Many non-organic soy products may contain traces of the neurotoxin hexane, according to a report by a research group that supports organic and sustainable agriculture. How worried should soy foodies be?
Maybe a tiny bit, but only because of the lack of data. The FDA does not currently impose a ceiling on hexane residue in soy foods, but it does limit how much of the chemical can be left in fish protein isolate (5 parts per million), as well as in hop extract and spice resins (25 ppm). The study (PDF) that’s now in the news found 21 ppm of hexane in soy meal—the defatted soy flakes that are used in products like energy bars and veggie burgers. The authors of the study told the Explainer that more recent testing has found concentrations as high as 50 ppm. But that’s no reason to throw your meatless breakfast links down the disposal. The hexane limits are precautionary. No study has ever tested how much hexane a person can safely eat over the course of a lifetime, but rodent studies suggest that your Thanksgiving tofurkey isn’t going to kill you.
Soy processors use hexane to divide the beans into fat and protein (PDF). The beans are cracked, heated, and rolled into flakes, which are soaked in a hexane bath to extract the oil. Then the oil and defatted flakes are each steamed to evaporate the hexane. The crude soy oil is shipped to vegetable oil manufacturers—most vegetable oils are made from soy—to have the remaining proteins and free fatty acids removed. (The Cornucopia study found 10 ppm of hexane in vegetable oils.) The defatted soy flakes can be further processed and included in a wide variety of foods, veggie burgers included.
The government has no evidence that this process is unsafe for consumers. The FDA and EPA typically rely on rats and powers of 10 to set limits on chemicals in the food chain. Scientists establish how much of a chemical they can give to rats over the course of a lifetime without any symptoms. They then take this quantity, called the “no observable adverse effect level” (expressed in milligrams of chemical per kilogram of body weight), and divide it by 10 once to account for humans’ higher sensitivity to toxins, then once more to account for the fact that some individuals may be more sensitive than the average. The agencies sometimes divide by 10 a third time if the chemical is typically consumed by vulnerable groups like children or pregnant women. The result is called the reference dose and serves as the basis for the legal limits, after accounting for the average person’s daily consumption habits.
There is no reference dose for ingested hexane. What research exists on chronic hexane toxicity (PDF) focuses almost completely on inhalation, because the volatile solvent is floating around at higher-than-normal concentrations in vegetable-oil-processing, fuel-refining, and glue-making factories. (OSHA limits the amount of hexane workers can huff during an eight-hour shift.) Air is a more efficient vehicle than a soy Chick’n Nugget to get hexane into your blood, because the inhaled chemical bypasses your liver.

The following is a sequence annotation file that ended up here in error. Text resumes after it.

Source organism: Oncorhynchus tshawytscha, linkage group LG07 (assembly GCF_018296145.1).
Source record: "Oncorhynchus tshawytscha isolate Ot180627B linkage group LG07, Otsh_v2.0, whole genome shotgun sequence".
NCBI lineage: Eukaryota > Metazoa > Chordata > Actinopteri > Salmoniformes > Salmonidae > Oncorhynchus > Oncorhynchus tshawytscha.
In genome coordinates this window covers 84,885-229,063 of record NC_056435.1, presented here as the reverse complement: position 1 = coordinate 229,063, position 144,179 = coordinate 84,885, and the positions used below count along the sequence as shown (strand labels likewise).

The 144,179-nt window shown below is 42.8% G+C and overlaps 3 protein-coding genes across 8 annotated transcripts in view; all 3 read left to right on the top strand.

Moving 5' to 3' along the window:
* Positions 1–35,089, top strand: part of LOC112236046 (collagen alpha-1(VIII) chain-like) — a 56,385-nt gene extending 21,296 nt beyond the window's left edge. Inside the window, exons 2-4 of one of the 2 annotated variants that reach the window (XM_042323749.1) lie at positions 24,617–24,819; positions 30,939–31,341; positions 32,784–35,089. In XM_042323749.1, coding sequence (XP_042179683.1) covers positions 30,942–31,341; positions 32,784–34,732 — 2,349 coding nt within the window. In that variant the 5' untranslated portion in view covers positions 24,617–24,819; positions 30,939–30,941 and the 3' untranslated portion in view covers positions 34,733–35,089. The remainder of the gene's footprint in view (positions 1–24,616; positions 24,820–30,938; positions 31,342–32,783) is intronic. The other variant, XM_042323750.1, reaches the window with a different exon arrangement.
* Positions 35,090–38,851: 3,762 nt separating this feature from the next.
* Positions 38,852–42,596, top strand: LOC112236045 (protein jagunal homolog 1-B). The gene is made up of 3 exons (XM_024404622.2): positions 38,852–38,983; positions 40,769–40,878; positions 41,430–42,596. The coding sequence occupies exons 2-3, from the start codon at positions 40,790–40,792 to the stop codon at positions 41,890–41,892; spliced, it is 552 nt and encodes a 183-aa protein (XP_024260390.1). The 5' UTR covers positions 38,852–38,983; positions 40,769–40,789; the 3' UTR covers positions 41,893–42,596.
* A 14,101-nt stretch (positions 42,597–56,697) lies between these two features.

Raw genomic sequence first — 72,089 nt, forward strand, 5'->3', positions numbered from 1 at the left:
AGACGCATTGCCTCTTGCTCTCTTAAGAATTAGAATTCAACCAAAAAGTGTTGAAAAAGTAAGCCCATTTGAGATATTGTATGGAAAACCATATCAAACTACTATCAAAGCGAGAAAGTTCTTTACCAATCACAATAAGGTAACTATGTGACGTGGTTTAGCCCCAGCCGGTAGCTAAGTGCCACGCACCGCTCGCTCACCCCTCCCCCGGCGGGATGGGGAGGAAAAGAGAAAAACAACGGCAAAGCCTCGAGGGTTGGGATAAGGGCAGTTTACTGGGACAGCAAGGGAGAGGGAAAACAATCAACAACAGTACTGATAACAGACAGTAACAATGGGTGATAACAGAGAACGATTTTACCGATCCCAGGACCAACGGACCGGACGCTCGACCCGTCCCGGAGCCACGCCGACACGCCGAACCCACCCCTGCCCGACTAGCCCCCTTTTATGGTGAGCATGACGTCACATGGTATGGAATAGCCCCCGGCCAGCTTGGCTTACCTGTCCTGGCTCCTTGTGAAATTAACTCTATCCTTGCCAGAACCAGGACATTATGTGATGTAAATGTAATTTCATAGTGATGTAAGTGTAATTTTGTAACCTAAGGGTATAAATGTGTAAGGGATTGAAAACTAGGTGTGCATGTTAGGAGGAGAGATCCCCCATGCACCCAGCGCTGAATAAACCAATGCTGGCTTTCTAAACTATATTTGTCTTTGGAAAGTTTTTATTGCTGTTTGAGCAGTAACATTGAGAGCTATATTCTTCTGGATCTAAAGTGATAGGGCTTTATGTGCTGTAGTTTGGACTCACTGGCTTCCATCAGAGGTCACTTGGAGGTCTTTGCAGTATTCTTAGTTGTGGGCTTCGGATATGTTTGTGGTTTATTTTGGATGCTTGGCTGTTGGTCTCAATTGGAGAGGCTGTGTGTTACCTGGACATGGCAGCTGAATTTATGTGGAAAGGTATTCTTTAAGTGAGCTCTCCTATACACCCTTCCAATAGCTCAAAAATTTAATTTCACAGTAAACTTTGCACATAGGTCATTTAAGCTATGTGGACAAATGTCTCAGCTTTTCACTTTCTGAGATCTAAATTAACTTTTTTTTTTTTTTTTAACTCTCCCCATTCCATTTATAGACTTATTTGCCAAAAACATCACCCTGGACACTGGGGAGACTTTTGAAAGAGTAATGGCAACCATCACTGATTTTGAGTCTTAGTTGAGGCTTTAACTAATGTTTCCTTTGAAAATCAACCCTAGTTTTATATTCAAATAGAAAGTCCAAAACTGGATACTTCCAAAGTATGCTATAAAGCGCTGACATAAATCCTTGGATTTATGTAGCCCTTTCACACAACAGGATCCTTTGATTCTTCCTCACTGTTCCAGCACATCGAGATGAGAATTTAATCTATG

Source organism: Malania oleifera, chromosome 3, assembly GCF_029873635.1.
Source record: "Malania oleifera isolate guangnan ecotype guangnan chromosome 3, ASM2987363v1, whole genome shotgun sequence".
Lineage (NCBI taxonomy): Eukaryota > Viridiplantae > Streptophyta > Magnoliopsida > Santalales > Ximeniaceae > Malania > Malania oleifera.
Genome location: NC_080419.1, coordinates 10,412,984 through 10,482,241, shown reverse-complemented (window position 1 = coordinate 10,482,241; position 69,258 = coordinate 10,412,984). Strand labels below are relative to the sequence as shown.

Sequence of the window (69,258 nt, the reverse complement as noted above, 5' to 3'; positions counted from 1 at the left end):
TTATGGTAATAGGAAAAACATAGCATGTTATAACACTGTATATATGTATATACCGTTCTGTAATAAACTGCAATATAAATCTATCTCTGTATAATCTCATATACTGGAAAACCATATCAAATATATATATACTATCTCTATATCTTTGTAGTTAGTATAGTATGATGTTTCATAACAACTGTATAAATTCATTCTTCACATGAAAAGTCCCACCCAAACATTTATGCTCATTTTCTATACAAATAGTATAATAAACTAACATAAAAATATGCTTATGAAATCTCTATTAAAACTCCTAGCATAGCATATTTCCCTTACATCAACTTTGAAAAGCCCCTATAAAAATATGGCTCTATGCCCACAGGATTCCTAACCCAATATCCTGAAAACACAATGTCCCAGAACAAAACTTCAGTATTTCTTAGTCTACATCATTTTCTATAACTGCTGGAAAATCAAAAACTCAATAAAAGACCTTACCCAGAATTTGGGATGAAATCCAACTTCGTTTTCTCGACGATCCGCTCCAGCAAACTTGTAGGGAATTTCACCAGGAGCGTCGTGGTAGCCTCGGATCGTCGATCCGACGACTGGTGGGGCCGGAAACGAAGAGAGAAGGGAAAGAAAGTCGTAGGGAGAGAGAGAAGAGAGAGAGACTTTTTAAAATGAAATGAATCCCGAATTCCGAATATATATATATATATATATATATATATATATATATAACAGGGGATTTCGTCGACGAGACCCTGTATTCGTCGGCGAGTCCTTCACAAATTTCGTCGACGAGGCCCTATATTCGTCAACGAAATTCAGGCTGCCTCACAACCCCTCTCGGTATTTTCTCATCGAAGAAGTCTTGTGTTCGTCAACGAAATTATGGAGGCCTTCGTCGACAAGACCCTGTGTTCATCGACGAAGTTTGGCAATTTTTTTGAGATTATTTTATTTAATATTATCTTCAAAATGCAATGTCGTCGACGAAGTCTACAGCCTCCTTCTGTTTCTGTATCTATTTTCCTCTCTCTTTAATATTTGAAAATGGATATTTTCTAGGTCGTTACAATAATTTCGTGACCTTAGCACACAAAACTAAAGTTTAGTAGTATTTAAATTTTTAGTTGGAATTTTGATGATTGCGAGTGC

In the absence of good data, the FDA uses “current good manufacturing practices“—the level producers should be able to stay beneath if they’re making an effort—to establish maximum concentration of a food additive. That’s where the hexane limits come from.
The few rodent studies that have been done suggest it would be difficult to get enough hexane from your grocer’s natural foods section to harm yourself—at least in the short term. Scientists fed about 500 mg of hexane to lab rats for 90 days and found no adverse effects. Even if veggie burgers were to lose none of the volatile hexane during cooking, it would take more than 353,000 veggie burgers a day to reach that level, adjusted for human body weight. At 2,000 mg of the solvent over the 90-day period, the rats started to show some neurological problems. That’s about 1.4 million veggie burgers per person, per day. The reports do not consider whether the experimental rats might be more susceptible to long-term problems.
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Explainer thanks David Ailor of the National Oilseed Processors Association, Charlotte Vallaeys of the Cornucopia Institute, Carl K. Winter of University of California–Davis, and Andrew Zajac of the FDA.